The Moon is our inconstant companion; always changing its face, always changing its position in the sky. But to be fair itâs always there, somewhere, and always predictable.
Or is it? While reading up on a small (180 meter, or 200 yard diameter) crater on the Moonâs far side, I got quite a surprise. I bet you will too.
First, hereâs the crater in question:
Lovely, isnât it? The shot was taken by the Lunar Reconnaissance Orbiter when it was directly over the crater. Not only that, the Sun was almost directly overhead. That means there are no shadows, so the crater itself looks soft and difficult to see. The rough surface in the middle is studded with boulders, some as big as cars or small trucks.
The ejecta blanket âÂ the dust and rock thrown out by the blast of the impact â is quite bright and obvious. This means the crater is young; lunar dust darkens over time from the erosive effects of the Sun and micrometeorite impacts. Why, it may only be a few million years old!
That high Sun angle makes the ejecta even more obvious, too, because it highlights brightness changes in the surface. Dust with a higher albedo (the fraction of sunlight it reflects) is easier to spot, and the newer dust is more reflective than the older surface.
But thereâs something else going on here as well. Because there are no shadows, changes in topography â hills and dips â are more difficult to see, hiding some features. Donât believe me? Then check out this next LRO picture taken of the same spot, but when the Sun was at a much lower angle:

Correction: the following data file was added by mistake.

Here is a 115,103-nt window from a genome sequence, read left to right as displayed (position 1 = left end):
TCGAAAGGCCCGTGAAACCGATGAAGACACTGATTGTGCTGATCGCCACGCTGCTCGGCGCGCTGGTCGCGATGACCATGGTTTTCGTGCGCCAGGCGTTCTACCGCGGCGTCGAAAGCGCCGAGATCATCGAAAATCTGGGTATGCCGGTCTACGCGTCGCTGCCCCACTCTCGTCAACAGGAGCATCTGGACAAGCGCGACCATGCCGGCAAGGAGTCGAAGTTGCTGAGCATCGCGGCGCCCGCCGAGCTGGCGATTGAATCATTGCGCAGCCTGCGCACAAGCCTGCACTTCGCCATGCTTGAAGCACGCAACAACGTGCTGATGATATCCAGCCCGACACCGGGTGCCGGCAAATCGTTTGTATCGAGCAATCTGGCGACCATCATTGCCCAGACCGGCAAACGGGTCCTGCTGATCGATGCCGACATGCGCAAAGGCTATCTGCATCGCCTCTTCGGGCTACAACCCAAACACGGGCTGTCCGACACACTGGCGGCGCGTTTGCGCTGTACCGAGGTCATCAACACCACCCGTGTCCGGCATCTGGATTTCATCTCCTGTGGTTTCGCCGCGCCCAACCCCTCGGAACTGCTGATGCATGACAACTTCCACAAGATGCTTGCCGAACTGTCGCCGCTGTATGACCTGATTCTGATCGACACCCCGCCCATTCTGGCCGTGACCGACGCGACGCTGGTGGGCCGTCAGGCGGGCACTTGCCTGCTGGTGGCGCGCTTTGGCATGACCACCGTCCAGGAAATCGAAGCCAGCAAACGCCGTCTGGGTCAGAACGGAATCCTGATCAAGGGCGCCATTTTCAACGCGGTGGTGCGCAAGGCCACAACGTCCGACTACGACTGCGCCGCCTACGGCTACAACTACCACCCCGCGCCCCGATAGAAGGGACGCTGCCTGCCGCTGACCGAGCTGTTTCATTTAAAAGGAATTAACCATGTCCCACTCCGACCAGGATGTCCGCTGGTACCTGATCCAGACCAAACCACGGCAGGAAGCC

Yes, thatâs really the same spot! I scaled and cropped the picture to roughly match the one above; if you look carefully you can match up some smaller craters around the edges. As you can see, thereâs a second crater about the same size as the first one thatâs almost completely hidden in the first picture. Now that you know itâs there, you can see hints of it in the first shot; the ejecta rays (plumes of material that collapsed down into long, linear features) curve when they cross the hidden crater. Other than that, though, youâd be forgiven for saying itâs not there at all. It helps that the crater is clearly (well, in the second picture) much older; the very slow erosion process on the Moon has softened its features; it may be billions of years old.
Amazing. An ancient crater, hidden on the Moon in plain sight. Obviously, if you want to study the Moon, you canât just take a picture and think youâre seeing the whole thing. Itâs critical to wait a while and look again. The Moon may be an inconstant companion, but perhaps thatâs not such a bad thing if you want to learn more about it.
[Note: While poking around for this article, I found one I wrote back in 2006 titled âThe Purloined Craterâ; this was about an impact crater hidden in plain sightâ¦ on Earth! And not-too-coincidentally, it too was spotted in images taken by an orbiting camera.]